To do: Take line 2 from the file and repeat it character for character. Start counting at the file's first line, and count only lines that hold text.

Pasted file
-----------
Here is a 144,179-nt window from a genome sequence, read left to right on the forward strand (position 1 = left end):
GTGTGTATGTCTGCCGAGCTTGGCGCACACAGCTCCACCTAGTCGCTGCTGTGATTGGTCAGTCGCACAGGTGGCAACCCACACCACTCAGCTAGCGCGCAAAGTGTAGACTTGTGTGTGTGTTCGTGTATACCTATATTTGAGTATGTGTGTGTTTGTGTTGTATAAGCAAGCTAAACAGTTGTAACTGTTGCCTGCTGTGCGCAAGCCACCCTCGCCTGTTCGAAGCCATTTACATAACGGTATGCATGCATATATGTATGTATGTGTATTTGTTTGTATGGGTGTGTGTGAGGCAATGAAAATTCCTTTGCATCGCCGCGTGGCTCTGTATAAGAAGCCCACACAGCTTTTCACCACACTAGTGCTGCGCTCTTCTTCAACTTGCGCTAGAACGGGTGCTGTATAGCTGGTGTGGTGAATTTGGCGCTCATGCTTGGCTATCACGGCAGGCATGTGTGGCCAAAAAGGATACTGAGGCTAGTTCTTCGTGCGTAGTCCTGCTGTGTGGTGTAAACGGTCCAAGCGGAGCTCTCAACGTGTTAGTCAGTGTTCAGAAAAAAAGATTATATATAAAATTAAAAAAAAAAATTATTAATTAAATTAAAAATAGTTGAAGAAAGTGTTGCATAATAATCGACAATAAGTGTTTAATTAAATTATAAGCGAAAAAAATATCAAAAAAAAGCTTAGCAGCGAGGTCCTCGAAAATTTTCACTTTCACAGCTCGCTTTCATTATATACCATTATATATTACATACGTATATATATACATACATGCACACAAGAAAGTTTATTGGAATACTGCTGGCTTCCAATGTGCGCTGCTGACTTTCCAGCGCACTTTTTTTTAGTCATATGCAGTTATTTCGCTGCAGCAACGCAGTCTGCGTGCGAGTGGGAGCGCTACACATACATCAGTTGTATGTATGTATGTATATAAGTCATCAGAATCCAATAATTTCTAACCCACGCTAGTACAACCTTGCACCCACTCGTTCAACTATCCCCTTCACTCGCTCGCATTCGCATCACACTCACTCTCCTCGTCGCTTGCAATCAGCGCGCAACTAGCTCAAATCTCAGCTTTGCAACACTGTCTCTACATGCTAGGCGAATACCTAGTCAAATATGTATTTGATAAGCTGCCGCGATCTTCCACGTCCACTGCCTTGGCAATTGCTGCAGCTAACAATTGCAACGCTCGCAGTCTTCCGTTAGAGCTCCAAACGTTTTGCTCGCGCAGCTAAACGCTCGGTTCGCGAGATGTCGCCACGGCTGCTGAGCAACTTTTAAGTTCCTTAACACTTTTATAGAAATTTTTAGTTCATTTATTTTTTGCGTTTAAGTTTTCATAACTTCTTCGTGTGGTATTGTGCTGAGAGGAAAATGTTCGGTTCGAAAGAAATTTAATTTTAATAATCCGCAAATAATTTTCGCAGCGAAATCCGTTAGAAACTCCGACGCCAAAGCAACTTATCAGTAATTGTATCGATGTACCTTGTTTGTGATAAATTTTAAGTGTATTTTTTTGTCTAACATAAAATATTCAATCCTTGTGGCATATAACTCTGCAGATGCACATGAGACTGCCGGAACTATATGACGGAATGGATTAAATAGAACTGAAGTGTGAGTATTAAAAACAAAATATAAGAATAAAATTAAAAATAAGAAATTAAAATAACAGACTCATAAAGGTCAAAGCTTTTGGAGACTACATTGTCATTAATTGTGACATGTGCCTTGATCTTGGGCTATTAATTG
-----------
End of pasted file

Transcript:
GTGTGTATGTCTGCCGAGCTTGGCGCACACAGCTCCACCTAGTCGCTGCTGTGATTGGTCAGTCGCACAGGTGGCAACCCACACCACTCAGCTAGCGCGCAAAGTGTAGACTTGTGTGTGTGTTCGTGTATACCTATATTTGAGTATGTGTGTGTTTGTGTTGTATAAGCAAGCTAAACAGTTGTAACTGTTGCCTGCTGTGCGCAAGCCACCCTCGCCTGTTCGAAGCCATTTACATAACGGTATGCATGCATATATGTATGTATGTGTATTTGTTTGTATGGGTGTGTGTGAGGCAATGAAAATTCCTTTGCATCGCCGCGTGGCTCTGTATAAGAAGCCCACACAGCTTTTCACCACACTAGTGCTGCGCTCTTCTTCAACTTGCGCTAGAACGGGTGCTGTATAGCTGGTGTGGTGAATTTGGCGCTCATGCTTGGCTATCACGGCAGGCATGTGTGGCCAAAAAGGATACTGAGGCTAGTTCTTCGTGCGTAGTCCTGCTGTGTGGTGTAAACGGTCCAAGCGGAGCTCTCAACGTGTTAGTCAGTGTTCAGAAAAAAAGATTATATATAAAATTAAAAAAAAAAATTATTAATTAAATTAAAAATAGTTGAAGAAAGTGTTGCATAATAATCGACAATAAGTGTTTAATTAAATTATAAGCGAAAAAAATATCAAAAAAAAGCTTAGCAGCGAGGTCCTCGAAAATTTTCACTTTCACAGCTCGCTTTCATTATATACCATTATATATTACATACGTATATATATACATACATGCACACAAGAAAGTTTATTGGAATACTGCTGGCTTCCAATGTGCGCTGCTGACTTTCCAGCGCACTTTTTTTTAGTCATATGCAGTTATTTCGCTGCAGCAACGCAGTCTGCGTGCGAGTGGGAGCGCTACACATACATCAGTTGTATGTATGTATGTATATAAGTCATCAGAATCCAATAATTTCTAACCCACGCTAGTACAACCTTGCACCCACTCGTTCAACTATCCCCTTCACTCGCTCGCATTCGCATCACACTCACTCTCCTCGTCGCTTGCAATCAGCGCGCAACTAGCTCAAATCTCAGCTTTGCAACACTGTCTCTACATGCTAGGCGAATACCTAGTCAAATATGTATTTGATAAGCTGCCGCGATCTTCCACGTCCACTGCCTTGGCAATTGCTGCAGCTAACAATTGCAACGCTCGCAGTCTTCCGTTAGAGCTCCAAACGTTTTGCTCGCGCAGCTAAACGCTCGGTTCGCGAGATGTCGCCACGGCTGCTGAGCAACTTTTAAGTTCCTTAACACTTTTATAGAAATTTTTAGTTCATTTATTTTTTGCGTTTAAGTTTTCATAACTTCTTCGTGTGGTATTGTGCTGAGAGGAAAATGTTCGGTTCGAAAGAAATTTAATTTTAATAATCCGCAAATAATTTTCGCAGCGAAATCCGTTAGAAACTCCGACGCCAAAGCAACTTATCAGTAATTGTATCGATGTACCTTGTTTGTGATAAATTTTAAGTGTATTTTTTTGTCTAACATAAAATATTCAATCCTTGTGGCATATAACTCTGCAGATGCACATGAGACTGCCGGAACTATATGACGGAATGGATTAAATAGAACTGAAGTGTGAGTATTAAAAACAAAATATAAGAATAAAATTAAAAATAAGAAATTAAAATAACAGACTCATAAAGGTCAAAGCTTTTGGAGACTACATTGTCATTAATTGTGACATGTGCCTTGATCTTGGGCTATTAATTG